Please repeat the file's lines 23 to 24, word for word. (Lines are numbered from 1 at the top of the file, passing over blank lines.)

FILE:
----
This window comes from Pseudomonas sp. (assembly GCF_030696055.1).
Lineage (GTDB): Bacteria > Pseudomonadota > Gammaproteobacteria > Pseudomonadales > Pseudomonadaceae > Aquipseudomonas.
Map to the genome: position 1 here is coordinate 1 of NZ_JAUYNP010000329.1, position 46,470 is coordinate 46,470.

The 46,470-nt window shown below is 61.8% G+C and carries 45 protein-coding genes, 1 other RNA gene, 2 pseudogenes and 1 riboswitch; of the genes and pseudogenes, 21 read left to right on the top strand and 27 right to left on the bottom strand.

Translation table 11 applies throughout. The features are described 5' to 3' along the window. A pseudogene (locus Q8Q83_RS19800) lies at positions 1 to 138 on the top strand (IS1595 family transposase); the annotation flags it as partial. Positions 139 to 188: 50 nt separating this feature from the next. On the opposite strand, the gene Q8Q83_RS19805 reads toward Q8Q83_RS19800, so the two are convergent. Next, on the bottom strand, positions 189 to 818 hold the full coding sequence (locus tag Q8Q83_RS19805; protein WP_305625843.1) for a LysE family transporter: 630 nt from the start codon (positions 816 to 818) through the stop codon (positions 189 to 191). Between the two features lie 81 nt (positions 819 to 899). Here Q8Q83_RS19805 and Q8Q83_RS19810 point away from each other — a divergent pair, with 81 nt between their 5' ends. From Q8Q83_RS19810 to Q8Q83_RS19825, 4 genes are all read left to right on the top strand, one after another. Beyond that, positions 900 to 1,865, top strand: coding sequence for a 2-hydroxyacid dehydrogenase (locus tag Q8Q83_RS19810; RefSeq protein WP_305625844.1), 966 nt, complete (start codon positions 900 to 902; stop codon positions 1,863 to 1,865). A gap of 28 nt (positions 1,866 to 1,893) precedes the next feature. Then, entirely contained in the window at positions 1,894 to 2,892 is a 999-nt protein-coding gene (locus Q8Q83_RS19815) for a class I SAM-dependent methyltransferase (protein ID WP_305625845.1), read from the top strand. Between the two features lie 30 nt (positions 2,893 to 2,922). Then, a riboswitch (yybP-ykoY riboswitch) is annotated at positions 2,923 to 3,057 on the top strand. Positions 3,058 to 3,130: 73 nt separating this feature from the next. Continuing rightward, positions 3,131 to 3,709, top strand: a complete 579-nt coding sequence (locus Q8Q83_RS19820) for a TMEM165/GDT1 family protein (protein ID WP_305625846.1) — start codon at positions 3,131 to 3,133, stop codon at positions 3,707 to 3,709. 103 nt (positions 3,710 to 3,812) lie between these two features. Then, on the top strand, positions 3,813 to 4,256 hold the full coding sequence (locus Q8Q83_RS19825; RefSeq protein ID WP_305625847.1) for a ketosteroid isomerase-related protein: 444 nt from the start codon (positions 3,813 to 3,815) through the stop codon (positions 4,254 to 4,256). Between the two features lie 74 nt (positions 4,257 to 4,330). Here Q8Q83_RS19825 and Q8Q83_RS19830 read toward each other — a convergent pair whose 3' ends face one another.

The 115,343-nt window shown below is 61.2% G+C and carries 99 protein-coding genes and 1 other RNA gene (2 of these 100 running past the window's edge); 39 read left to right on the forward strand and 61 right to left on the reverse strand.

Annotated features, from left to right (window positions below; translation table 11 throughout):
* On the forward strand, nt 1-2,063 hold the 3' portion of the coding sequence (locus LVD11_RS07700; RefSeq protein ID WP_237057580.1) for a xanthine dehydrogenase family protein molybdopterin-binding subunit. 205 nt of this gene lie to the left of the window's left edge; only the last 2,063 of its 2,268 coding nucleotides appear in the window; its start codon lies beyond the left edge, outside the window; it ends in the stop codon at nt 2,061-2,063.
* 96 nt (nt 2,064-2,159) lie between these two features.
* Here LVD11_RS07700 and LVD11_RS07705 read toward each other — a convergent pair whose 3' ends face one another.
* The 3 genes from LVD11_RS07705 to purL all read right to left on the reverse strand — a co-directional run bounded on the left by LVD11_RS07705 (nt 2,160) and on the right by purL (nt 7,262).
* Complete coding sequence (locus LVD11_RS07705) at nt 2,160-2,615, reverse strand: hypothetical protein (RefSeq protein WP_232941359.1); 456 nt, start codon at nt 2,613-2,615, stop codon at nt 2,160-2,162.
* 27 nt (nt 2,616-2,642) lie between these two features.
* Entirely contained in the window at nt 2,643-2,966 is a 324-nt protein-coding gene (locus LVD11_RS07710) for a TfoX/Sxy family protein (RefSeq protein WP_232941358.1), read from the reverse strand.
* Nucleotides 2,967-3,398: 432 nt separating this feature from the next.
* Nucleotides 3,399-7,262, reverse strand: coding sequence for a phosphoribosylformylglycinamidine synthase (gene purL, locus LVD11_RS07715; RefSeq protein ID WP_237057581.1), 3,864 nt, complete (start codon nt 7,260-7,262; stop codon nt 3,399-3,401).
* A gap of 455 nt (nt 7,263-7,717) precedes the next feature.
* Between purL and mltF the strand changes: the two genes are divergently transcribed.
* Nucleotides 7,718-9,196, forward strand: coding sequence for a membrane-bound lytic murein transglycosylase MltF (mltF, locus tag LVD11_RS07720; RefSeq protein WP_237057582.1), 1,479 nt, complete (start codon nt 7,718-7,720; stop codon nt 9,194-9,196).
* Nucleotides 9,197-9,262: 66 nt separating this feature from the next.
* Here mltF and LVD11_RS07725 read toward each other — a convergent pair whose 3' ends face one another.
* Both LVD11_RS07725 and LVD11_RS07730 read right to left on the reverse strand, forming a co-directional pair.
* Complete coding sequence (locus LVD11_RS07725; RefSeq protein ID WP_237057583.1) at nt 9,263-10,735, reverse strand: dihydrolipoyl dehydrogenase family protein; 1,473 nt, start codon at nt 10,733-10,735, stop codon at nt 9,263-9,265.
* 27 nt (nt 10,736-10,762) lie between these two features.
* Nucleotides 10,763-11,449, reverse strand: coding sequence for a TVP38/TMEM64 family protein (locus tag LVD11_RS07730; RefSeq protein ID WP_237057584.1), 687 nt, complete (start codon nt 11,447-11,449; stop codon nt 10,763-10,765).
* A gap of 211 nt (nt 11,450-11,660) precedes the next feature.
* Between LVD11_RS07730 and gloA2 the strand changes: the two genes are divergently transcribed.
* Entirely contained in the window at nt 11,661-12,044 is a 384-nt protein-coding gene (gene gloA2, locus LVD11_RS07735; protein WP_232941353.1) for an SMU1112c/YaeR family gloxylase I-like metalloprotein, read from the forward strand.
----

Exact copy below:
* Complete coding sequence (locus LVD11_RS07725; RefSeq protein ID WP_237057583.1) at nt 9,263-10,735, reverse strand: dihydrolipoyl dehydrogenase family protein; 1,473 nt, start codon at nt 10,733-10,735, stop codon at nt 9,263-9,265.
* 27 nt (nt 10,736-10,762) lie between these two features.